A week ago Sunday, our pastor said something in church that I wrote down: the value of acting in compassion is worth at least as much as what comes from that act. He was obviously challenging us to act more compassionately. I’ve always believed in the value of compassion to some degree; I just had never heard it worded that way. During my years of working with kids, I couldn’t help but notice just how much joy and a sense of goodness the kids felt any time they did a community service project. Granted, the projects didn’t always start as an act of compassion for them, but they usually ended that way.
So the ink had barely dried on the note card that I wrote his words of wisdom on when I received an email from an old friend whose husband had passed away. And in the email, she asked if I would come deliver her husband’s eulogy. Now by old friend, I mean a friend I hadn’t seen in nearly 30 years. And I had never met her husband. The human instinct in me began to process how difficult it would be to get off of work. To ask how on earth you could speak about someone you don’t know. And a million other questions I often present myself to justify doing the easy things in life instead of the right things.
I was only seconds into this process of negotiating with myself when a big image of that note card flashed before my eyes. It was like God was suddenly holding a billboard in front of me. It was a big billboard with lots of flashing lights and bright colors. And it said: stop thinking stupid, I already gave you the answer to this one.
So I boarded a plane this past weekend and flew to Ohio and delivered a eulogy that covered the life of someone a week ago I knew nothing about. In doing so, I learned a lot.
I learned that Larry Hamby was an incredible man. Every description I received of this man portrayed a man who followed what Jesus called the two greatest commandments. He loved God. He loved his neighbors. And the key to the latter is that Larry truly understood that when Jesus referred to neighbors, he wasn’t limiting the command to loving the old lady next door. Larry loved the neighbors that were his family, his co-workers, and the perfect strangers he crossed paths with that needed a helping hand. I wonder if that is why he was described by every single person who talked to me as the happiest man they had met?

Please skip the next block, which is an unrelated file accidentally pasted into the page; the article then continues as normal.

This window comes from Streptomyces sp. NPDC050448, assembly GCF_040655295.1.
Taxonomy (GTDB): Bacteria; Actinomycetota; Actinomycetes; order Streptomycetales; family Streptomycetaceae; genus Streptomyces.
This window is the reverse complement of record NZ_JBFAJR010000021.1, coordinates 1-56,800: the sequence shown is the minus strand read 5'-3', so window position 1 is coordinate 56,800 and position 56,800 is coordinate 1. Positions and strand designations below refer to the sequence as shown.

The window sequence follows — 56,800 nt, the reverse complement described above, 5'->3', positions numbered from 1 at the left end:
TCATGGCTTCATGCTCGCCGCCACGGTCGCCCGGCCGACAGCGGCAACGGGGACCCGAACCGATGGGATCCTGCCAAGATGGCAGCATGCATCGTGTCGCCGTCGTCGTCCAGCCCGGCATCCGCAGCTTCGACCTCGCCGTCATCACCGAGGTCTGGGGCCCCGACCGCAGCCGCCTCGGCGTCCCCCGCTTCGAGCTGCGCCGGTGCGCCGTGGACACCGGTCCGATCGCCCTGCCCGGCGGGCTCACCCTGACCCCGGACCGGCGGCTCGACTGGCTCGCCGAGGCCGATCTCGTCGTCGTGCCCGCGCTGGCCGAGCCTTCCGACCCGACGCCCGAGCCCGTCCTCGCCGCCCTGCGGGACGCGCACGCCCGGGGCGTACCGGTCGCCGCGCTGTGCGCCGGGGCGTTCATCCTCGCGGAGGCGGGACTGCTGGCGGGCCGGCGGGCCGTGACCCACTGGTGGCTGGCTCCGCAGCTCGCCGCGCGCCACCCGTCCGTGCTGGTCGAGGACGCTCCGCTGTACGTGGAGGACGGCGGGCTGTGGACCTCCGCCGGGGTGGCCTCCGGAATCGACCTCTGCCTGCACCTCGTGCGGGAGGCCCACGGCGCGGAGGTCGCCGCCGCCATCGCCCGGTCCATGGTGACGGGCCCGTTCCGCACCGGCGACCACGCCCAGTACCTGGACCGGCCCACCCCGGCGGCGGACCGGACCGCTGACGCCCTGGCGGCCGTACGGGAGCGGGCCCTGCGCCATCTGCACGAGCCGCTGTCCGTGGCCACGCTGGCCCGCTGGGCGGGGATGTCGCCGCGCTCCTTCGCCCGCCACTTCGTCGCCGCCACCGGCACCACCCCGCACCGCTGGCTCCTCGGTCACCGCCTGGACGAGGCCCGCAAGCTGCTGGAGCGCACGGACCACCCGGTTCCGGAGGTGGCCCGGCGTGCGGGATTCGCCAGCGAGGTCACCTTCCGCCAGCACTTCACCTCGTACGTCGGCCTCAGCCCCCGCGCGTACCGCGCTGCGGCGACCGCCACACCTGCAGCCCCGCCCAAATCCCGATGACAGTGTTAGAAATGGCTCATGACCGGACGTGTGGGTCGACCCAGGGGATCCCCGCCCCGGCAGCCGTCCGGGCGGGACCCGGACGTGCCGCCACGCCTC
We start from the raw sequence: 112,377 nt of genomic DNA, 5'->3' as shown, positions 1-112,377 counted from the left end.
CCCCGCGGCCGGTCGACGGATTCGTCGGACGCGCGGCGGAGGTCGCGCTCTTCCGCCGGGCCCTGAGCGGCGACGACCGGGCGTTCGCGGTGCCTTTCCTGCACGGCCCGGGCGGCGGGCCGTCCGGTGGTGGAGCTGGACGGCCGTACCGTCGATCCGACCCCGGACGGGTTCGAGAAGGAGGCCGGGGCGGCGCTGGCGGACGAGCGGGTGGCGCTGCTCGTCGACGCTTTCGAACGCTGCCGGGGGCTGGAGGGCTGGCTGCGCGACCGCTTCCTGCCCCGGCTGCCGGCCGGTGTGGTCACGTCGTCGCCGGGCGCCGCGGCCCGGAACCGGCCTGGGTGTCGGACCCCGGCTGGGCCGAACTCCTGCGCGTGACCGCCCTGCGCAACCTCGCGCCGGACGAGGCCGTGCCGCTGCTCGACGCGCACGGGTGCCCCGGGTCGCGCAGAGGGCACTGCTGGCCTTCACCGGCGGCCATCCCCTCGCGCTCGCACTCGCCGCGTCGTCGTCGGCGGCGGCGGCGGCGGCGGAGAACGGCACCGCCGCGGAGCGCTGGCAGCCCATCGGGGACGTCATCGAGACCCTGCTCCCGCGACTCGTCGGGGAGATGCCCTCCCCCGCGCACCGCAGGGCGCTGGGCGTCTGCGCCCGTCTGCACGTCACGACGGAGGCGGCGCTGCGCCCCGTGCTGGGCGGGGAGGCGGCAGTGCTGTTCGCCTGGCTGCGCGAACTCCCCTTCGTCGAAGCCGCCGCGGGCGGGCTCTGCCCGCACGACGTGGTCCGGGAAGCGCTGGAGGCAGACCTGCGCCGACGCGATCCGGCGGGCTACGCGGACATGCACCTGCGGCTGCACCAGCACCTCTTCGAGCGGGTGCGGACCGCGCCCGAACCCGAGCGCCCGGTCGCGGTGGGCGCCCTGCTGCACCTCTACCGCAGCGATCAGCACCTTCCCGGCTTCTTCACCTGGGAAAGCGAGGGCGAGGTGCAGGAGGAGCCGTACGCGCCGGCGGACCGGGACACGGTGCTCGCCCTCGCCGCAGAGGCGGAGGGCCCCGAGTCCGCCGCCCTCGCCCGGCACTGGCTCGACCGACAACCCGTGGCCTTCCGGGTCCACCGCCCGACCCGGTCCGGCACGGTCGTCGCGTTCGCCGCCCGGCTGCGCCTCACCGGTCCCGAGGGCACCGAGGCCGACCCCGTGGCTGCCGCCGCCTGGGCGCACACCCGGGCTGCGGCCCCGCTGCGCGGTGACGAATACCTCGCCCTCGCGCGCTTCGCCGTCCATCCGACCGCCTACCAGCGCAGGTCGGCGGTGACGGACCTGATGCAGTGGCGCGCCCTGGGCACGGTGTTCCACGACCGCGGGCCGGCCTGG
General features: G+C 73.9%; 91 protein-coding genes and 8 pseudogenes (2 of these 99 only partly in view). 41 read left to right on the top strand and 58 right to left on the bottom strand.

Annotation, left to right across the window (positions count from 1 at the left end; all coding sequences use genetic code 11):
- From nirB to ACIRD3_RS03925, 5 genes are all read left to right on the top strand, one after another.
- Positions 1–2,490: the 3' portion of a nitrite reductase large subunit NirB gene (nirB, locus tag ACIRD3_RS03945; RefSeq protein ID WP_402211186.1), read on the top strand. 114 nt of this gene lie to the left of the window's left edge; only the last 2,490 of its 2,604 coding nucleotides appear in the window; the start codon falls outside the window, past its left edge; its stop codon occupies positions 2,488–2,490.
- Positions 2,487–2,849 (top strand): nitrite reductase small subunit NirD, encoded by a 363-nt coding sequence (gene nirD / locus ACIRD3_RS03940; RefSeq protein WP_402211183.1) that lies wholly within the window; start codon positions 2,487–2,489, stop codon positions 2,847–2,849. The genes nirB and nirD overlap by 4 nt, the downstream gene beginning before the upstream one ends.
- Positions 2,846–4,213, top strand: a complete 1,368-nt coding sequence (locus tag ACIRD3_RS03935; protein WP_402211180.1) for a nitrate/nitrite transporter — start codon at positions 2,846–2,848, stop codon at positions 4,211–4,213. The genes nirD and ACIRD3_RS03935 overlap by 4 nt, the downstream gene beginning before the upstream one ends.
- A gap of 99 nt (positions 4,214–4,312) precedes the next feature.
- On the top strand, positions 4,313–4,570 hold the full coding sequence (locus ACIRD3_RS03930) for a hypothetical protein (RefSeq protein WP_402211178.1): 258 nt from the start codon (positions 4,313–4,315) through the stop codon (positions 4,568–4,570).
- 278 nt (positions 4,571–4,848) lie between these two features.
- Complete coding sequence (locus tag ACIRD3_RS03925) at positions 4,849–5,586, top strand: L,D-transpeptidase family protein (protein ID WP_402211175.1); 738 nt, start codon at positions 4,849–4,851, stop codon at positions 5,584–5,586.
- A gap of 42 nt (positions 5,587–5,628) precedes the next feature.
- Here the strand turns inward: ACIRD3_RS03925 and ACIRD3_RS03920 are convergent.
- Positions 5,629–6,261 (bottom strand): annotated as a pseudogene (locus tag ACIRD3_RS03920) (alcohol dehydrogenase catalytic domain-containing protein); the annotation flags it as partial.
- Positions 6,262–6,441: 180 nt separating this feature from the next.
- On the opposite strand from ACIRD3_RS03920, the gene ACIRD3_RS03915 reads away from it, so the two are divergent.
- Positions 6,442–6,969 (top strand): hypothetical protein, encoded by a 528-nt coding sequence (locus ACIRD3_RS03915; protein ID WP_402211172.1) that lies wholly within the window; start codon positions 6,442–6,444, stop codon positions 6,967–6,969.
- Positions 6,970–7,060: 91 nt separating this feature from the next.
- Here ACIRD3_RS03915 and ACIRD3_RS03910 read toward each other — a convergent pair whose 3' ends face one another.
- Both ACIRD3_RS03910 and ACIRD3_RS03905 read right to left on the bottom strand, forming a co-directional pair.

I learned that our lives are made empty by not taking more time to know perfect strangers. It’s too easy to write the world off as being full of evil people. People who might not be like us. When in reality, if we took some time to get to know the people around us, we would discover there is at least more goodness in the world than we knew before meeting those very people.
Third, nothing that challenges us in life is equal to the challenge of those grieving the loss of a loved one.
Larry’s brother described him as having a “servant’s heart”. I believe we were all born with servant’s hearts. I know I don’t use mine as often as I’ve been called to do. Failing to do so deprives me of the chance to experience the unending joy that comes from acting out of compassion. I suppose it’s because I so often talk myself into the easy things in life. I assure you that before I began to deliver this eulogy, my insides were experiencing anything but easy. Then I received an email from my wonderful wife that offered this simple reminder: If God takes you to it, he’ll walk you through it. From that point on, God gave me the confidence and wisdom to deliver words that I know were his, and I hope served as a blessing to Larry’s family and friends.
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